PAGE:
Monthly Archives: November 2013
Katherine Buckingham (MCP ’13) shows how one state—Massachusetts—has taken the lead in restoring contaminated sites through legal and policy reform. Massachusetts has modified the federal system of superfund liability to encourage potential brownfield developers to purchase and rehabilitate properties. More significantly, interagency cooperation provided through the Brownfield Support Team initiative (BST) has made it easier to deal with regulatory requirements.
The situation is familiar to many planners: a broad set of angry stakeholders with wildly divergent worldviews, a deeply personal and political problem with no clear definition or boundary, and limited options regarding a way forward. These are called “wicked” problems, and this is a scenario that dispute resolution practitioners have few ways of handling.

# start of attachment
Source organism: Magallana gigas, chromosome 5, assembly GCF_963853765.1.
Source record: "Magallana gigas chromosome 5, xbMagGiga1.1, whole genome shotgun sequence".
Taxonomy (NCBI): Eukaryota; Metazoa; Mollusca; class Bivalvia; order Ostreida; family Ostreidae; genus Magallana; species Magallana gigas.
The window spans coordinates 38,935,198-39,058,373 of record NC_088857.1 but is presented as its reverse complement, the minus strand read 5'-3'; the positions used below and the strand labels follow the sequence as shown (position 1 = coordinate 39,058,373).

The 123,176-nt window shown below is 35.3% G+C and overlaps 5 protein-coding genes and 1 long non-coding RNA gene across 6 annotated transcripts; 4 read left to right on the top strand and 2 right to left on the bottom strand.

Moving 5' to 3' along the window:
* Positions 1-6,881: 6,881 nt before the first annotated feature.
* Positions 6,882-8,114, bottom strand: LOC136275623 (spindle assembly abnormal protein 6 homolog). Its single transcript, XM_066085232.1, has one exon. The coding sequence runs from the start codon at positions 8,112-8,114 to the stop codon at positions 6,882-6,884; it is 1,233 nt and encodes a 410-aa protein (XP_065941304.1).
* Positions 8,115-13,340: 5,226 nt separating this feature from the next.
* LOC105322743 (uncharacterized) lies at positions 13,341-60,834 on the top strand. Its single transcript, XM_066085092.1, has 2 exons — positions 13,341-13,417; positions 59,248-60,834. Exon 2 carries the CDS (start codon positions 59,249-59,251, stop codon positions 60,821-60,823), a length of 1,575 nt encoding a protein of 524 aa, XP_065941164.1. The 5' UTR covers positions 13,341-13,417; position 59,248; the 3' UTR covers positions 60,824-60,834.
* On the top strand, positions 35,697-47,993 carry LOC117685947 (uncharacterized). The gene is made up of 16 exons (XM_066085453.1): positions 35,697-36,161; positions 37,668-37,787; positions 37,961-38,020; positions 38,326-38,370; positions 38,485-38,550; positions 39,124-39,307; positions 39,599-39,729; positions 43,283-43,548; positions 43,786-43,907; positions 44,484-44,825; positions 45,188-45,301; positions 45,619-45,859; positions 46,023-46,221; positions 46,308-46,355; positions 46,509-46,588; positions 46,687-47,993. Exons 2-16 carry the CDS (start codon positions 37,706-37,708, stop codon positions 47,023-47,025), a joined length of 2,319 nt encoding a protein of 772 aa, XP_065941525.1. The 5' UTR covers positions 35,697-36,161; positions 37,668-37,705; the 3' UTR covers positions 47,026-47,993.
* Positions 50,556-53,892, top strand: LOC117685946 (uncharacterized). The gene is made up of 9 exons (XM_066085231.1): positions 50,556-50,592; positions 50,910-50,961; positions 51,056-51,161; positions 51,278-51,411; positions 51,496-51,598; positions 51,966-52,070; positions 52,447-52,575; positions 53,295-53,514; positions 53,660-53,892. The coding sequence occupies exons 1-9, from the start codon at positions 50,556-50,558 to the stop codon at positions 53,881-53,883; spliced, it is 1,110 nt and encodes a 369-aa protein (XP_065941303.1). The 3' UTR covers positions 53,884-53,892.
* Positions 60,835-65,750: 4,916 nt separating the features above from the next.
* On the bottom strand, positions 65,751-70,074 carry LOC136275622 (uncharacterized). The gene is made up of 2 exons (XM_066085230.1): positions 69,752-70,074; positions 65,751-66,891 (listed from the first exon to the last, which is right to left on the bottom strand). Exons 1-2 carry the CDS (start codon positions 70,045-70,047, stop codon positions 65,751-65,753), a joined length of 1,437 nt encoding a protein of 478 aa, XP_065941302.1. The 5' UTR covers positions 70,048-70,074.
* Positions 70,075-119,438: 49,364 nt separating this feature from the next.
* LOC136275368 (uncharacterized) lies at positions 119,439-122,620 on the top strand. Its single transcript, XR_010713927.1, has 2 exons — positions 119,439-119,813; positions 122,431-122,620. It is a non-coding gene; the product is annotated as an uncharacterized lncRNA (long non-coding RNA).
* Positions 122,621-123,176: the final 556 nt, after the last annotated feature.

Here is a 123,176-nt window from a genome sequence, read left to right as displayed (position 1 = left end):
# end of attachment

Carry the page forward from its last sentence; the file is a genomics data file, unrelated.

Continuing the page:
In her thesis, Carri Hulet (MCP ’13) describes a new tool to add to the facilitator’s repertoire. Called a “devising seminar”, the concept is built around the idea of gathering a small group of stakeholders to brainstorm how they proceed without any immediate pressure to commit to a specific set of recommendations.
Carri details the experience that she and a team of university researchers had in applying this method in the case of a Chilean hydropower conflict. In the context of an intense dispute between Chilean government officials, project developers, environmental representatives and indigenous communities likely to be adversely affected by development, the team turned to a devising seminar to generate new policy ideas and a better understanding of the sources of their disagreement.
The Chilean experiment met with mixed results, but demonstrated the utility of devising seminars as a tool for promoting public policy dialogue among long-time adversaries. Carri lays out the crucial elements, major obstacles, and key recommendations regarding the use of devising seminars, which can be found in her thesis.